Skip to content
First song to curre...
 
Notifications
Clear all

First song to current song

16 Posts
11 Users
0 Likes
3,571 Views
(@noteboat)
Illustrious Member
Joined: 21 years ago
Posts: 4921
 

The very first song I learned on guitar was Cream's "Outside Woman Blues" - that's not a typical first tune (the opening chord is E7#9), but I liked it, so I learned it.

Stuff in the middle was driven by my fairly eclectic musical tastes (old blues like "St. James Infirmary", standards like "All of Me", jazz like "Take Five", some bluegrass, TV theme songs, etc.) and things I played in various bands - mostly 70s and 80s rock by Zeppelin, Skynyrd, and so on, and more folky acoustic stuff by CSNY, Cat Stevens, Dan Fogelberg, John Prine, etc. for solo gigs and acoustic groups.

At the moment, I'm working with a band doing rock/pop/jazz from the 50s-now, and the tunes we've added so far this month are:

Me & Julio - Paul Simon
Peggy Sue - Buddy Holly
What I Like About You - The Romantics
Feeling Alright - the version by Joe Cocker (tune by Dave Mason)
Use Me - my own jazzy arrangment of the Bill Withers tune that was recently covered by Uncle Kracker
Yesterday - The Beatles... I'm trying to work out a way to cover the string parts on the album so we can get as close as possible to the original
La Bamba - the original by Ritchie Valens (work those tremolo chops!)
Roadhouse Blues - the Doors

If you work much with cover bands, you'll find yourself constantly learning new songs. I've probably learned somewhere around 3500-4000 different songs (so far), although at any given moment I can probably only play 300 or so without music... of the 8 tunes my band added this month, I've done 4 with other bands, so you do a lot of relearning - which goes really fast. Also, the more you get used to learning tunes, the better your ear gets, and the faster you get new ones down - learning Peggy Sue was a breeze, because I'd heard those three chords a million times already (ok, four if you count the bridge), and the lead break is chord based.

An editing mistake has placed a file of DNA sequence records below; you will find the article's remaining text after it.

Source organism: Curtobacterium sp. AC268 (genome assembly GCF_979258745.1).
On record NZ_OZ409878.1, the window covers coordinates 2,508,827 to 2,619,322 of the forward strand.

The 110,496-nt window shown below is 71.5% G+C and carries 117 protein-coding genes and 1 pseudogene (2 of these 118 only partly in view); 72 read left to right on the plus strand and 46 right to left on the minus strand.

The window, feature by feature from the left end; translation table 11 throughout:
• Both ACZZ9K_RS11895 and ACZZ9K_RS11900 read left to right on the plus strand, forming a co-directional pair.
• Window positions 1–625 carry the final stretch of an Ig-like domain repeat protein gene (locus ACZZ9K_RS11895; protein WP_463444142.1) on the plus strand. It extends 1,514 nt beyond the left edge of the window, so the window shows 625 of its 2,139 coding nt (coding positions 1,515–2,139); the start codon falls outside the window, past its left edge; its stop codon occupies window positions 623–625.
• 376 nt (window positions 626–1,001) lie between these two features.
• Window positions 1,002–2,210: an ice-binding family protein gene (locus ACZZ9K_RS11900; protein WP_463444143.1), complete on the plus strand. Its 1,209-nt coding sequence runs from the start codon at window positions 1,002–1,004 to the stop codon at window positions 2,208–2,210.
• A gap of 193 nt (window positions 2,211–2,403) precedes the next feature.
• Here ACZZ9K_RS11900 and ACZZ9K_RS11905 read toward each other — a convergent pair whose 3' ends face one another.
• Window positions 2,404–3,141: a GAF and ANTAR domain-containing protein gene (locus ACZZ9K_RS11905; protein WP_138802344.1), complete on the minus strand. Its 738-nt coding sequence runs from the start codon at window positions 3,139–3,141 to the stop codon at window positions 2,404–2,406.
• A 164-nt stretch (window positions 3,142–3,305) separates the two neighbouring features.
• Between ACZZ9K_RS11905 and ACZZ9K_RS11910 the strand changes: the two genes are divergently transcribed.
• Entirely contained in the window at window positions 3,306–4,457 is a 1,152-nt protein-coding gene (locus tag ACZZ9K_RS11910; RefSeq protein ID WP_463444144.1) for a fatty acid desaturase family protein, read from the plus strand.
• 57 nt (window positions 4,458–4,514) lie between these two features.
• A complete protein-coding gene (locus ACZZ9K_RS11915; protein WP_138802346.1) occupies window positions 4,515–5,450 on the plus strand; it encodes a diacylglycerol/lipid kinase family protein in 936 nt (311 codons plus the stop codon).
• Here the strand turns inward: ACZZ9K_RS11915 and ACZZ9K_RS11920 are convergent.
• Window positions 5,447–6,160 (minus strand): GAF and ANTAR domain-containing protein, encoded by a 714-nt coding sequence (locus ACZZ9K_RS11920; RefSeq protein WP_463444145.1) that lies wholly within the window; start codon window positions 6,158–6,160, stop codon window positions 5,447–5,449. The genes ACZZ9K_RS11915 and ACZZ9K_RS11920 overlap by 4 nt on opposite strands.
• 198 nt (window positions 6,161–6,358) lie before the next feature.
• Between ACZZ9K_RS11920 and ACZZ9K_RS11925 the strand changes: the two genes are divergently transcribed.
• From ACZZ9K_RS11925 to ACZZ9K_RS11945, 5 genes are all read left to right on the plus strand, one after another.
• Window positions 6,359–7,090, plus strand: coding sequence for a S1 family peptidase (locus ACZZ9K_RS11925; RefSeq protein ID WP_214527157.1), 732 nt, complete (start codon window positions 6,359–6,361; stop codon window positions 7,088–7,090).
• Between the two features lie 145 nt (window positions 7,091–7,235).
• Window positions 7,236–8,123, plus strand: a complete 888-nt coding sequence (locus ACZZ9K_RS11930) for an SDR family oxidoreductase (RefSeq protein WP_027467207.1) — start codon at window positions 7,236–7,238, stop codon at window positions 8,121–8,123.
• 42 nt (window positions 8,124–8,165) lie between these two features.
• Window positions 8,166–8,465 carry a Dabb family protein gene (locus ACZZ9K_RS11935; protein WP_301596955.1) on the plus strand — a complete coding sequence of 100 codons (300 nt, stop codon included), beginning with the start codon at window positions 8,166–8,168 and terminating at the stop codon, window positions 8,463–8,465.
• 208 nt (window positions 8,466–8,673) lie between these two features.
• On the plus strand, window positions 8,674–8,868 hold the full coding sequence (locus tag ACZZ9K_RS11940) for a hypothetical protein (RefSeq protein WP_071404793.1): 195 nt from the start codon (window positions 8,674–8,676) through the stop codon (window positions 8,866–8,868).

Then there's the stuff I work on to make myself a better guitarist. In the past month, I've been doing these:

My Favorite Things - the Wes Montgomery version (cool octave melody, nice jazzy break)
Suite for Lute - Philipp Franz Le Sage de Richee
Grand Sonata, op.22 - Fernando Sor (got a lot of work left to do on that one)
As Time Goes By - a gutiar arrangement I found by Stan Ayeroff

I'm also working on learning the lead for Everlast/Santana's "Put Your Lights On" so I can do that with the band, and the other day I was driving along listening to the radio, and I heard John Mayer's tune "Daughters", and thought I'd like to learn that one. It'd make a good solo acoustic tune.

I wouldn't stress much over where you are compared to others... the more you learn, the more you'll know, and the more you know, the faster you'll learn.

Guitar teacher offering lessons in Plainfield IL


   
ReplyQuote
Page 2 / 2